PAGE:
In research on the failings of the property rental market, the University of York study has suggested that a yearly property MOT should be introduced.
A yearly property MOT would prevent unscrupulous landlords leaving property in terrible states of repair and largely unacceptable places to live.
The report claims the rules for landlords can be complex and confusing leaving landlords unsure as to what their responsibilities are and yearly ‘Letting Suitability Certificate’ with all key ‘benchmark’ tests for safety and being habitable being listed and checked would appear an obvious choice.
We agree that the rules are disjointed and the government has not prioritised the rental market to make renting an attractive option, when it should be. We would go even further and suggest that a complete overhaul of landlord and tenant rules are required e.g. why is it that a normal rental property must have a minimum energy performance certificate rating of D whereas a holiday let does not have the same rules. We know that fuel bills for holiday lets are covered by the owner rather than the renter, but it appears one rule for one and one for another when both properties are let out, after all the fuel bills for a holiday let will be reflected back in the weekly rates charged.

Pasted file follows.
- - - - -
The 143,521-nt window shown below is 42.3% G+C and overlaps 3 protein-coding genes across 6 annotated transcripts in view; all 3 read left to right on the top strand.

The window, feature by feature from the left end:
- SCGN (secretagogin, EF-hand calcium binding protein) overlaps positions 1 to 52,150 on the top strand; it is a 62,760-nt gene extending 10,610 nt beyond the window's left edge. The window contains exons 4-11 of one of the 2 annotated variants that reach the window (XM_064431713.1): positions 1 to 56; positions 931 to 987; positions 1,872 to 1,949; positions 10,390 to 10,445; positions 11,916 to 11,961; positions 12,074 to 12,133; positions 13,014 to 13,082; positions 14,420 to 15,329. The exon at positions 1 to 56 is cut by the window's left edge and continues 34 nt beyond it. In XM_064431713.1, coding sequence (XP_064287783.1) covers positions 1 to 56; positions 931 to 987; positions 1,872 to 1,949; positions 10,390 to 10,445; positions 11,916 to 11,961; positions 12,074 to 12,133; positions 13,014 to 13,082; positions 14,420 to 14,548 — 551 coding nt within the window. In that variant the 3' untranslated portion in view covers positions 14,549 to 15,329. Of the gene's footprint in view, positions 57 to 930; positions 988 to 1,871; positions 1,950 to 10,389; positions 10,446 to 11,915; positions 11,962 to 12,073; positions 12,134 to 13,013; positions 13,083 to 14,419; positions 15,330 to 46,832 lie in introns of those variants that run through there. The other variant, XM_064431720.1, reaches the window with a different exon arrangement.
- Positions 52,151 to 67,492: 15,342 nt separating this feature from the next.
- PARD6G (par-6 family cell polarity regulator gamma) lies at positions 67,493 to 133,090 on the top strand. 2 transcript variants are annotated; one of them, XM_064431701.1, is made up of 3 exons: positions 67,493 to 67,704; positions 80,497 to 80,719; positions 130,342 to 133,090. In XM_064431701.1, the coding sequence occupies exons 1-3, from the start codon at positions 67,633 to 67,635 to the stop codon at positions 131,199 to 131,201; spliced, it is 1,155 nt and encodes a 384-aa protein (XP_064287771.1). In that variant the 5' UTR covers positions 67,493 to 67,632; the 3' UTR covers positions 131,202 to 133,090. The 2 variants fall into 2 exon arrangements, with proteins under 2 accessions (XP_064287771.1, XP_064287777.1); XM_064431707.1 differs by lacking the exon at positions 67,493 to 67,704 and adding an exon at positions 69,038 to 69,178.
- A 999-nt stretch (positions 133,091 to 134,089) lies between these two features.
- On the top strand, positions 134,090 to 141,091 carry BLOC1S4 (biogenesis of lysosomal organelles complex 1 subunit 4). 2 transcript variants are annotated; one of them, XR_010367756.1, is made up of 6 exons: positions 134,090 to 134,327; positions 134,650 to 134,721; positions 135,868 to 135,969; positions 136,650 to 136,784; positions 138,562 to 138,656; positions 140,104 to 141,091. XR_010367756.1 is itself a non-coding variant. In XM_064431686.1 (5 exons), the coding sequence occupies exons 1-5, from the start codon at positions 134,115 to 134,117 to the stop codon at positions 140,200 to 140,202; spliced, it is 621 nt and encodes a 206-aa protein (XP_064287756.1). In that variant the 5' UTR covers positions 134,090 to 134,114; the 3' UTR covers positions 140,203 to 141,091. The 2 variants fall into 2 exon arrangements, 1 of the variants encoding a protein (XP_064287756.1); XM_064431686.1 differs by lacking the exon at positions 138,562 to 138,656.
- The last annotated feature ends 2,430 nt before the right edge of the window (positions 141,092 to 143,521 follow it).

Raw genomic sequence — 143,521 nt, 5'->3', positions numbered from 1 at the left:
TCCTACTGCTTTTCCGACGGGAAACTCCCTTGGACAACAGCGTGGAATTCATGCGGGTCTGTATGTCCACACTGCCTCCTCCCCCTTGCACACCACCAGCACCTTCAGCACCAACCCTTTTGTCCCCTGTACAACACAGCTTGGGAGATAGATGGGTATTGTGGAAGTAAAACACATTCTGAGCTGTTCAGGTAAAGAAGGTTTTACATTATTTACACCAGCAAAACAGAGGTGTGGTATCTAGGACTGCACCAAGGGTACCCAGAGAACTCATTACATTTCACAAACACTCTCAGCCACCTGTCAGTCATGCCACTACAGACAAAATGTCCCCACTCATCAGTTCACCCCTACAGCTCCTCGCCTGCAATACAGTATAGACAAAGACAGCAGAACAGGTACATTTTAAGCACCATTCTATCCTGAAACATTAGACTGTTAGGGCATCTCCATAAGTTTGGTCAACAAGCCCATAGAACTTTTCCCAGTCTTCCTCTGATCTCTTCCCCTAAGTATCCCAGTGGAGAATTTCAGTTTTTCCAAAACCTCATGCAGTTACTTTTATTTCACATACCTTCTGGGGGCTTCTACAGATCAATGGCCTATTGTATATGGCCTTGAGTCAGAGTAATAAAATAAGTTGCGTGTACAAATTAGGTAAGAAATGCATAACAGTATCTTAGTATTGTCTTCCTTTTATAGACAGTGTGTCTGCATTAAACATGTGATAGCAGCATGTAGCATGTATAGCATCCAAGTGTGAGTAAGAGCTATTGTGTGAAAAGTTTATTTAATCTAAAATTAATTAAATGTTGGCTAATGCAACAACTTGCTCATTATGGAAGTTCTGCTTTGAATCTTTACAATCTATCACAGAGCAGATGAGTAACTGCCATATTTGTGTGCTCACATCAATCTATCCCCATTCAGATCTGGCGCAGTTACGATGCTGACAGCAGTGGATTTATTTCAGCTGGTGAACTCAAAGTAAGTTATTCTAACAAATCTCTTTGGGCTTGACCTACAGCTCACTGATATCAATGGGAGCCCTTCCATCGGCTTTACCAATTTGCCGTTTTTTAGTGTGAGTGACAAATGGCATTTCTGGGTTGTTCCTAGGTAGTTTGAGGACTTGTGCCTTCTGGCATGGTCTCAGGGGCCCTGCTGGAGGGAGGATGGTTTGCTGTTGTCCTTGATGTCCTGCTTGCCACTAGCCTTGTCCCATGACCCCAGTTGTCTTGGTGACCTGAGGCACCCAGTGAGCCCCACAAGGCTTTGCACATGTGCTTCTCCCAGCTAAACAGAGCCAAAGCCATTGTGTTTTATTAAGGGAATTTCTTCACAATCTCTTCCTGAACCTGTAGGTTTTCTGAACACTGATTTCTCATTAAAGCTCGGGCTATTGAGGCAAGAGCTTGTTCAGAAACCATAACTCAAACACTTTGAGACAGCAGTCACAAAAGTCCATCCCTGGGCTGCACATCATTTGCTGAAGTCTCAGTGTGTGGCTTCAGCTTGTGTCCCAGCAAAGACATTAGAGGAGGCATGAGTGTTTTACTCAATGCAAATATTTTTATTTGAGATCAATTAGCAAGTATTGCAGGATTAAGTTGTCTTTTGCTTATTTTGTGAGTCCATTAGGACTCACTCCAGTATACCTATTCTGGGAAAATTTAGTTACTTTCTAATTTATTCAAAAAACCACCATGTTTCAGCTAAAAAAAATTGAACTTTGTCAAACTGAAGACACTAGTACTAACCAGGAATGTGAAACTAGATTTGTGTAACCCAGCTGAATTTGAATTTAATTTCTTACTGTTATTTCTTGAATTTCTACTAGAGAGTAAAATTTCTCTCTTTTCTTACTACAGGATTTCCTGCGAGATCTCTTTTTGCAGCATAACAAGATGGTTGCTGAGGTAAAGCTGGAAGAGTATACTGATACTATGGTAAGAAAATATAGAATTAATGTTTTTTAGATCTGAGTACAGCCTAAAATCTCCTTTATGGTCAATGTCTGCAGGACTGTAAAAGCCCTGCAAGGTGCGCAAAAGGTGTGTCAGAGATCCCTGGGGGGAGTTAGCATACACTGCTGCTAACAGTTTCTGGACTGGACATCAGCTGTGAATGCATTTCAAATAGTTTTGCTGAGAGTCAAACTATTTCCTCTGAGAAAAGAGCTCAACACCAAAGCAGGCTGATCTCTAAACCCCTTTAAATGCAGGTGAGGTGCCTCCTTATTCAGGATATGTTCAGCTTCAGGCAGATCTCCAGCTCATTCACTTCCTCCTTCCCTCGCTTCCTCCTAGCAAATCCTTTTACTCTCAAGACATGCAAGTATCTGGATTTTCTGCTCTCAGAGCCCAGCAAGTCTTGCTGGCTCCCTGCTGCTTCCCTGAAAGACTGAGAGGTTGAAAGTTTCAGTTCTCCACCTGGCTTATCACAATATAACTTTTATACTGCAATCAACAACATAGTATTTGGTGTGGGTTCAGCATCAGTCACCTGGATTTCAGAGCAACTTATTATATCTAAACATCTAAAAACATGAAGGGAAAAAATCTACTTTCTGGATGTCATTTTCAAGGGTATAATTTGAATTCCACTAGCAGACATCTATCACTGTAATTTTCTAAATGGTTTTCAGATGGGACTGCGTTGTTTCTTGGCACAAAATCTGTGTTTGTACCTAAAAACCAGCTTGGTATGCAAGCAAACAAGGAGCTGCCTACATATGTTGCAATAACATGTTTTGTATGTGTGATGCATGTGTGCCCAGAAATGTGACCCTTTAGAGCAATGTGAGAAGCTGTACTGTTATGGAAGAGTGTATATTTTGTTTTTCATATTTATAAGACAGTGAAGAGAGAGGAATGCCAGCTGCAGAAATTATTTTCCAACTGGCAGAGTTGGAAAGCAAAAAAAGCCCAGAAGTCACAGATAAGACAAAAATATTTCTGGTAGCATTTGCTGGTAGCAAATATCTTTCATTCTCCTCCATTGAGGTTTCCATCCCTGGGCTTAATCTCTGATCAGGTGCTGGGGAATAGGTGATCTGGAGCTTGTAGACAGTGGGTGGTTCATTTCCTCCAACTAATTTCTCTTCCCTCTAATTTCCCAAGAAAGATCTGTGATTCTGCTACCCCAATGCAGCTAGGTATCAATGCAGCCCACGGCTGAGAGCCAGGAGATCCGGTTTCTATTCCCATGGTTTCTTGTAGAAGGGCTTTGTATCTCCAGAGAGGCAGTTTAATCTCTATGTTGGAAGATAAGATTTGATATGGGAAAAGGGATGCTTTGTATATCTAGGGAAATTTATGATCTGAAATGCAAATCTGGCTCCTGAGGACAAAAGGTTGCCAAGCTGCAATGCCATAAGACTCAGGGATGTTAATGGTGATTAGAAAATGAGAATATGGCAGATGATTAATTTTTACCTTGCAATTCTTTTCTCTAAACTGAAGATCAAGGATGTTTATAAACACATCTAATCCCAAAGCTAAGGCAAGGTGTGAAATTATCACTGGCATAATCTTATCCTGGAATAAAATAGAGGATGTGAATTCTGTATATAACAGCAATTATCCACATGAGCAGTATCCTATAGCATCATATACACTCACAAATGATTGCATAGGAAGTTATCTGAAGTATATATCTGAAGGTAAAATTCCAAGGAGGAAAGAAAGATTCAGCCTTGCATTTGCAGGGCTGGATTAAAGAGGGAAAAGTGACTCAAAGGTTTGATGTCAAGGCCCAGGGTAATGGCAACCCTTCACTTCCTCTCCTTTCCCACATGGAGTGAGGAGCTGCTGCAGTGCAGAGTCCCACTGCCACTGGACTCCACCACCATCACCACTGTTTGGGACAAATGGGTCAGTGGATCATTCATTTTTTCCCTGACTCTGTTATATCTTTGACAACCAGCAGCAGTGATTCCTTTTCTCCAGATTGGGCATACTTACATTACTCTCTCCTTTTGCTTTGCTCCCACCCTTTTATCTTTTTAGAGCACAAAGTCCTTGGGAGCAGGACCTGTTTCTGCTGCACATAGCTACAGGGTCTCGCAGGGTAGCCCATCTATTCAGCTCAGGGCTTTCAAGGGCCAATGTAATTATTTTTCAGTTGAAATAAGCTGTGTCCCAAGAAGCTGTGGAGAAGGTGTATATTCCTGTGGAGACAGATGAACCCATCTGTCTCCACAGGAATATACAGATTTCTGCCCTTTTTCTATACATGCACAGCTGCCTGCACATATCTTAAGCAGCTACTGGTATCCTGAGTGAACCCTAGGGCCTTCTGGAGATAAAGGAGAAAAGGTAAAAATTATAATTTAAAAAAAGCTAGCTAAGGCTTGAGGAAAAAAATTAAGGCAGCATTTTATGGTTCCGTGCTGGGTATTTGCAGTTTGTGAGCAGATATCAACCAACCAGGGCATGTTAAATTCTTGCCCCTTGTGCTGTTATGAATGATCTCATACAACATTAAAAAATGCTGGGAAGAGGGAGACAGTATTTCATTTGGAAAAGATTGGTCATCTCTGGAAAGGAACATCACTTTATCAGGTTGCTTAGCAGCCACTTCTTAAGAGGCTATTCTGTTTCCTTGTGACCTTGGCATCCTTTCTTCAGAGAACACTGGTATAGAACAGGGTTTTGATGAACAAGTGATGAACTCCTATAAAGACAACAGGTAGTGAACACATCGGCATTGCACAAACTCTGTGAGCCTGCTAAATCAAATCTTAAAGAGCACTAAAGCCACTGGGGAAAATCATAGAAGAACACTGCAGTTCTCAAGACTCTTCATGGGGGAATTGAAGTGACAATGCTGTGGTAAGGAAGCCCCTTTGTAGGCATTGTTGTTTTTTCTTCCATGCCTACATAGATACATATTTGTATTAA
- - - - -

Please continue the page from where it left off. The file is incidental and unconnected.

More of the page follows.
Costs may also be an issue. Who does the property MOT? Who polices it and what action will they take? If landlord does not comply, will the local authority evict the tenant? What happens then to the now homeless tenant? Perhaps a fining system? Perhaps a charge on the property? Perhaps billing the buy to let lender if there is a mortgage? Perhaps a rental income court order, where rents must then be paid into an ‘escrow’ account that cannot be accessed until repairs are done? May be a landlord ‘council’ tax on top of tenant’s normal council, which can then be legally enforced and the personal assets of landlords seized if they do not complete repairs to make a property habitable.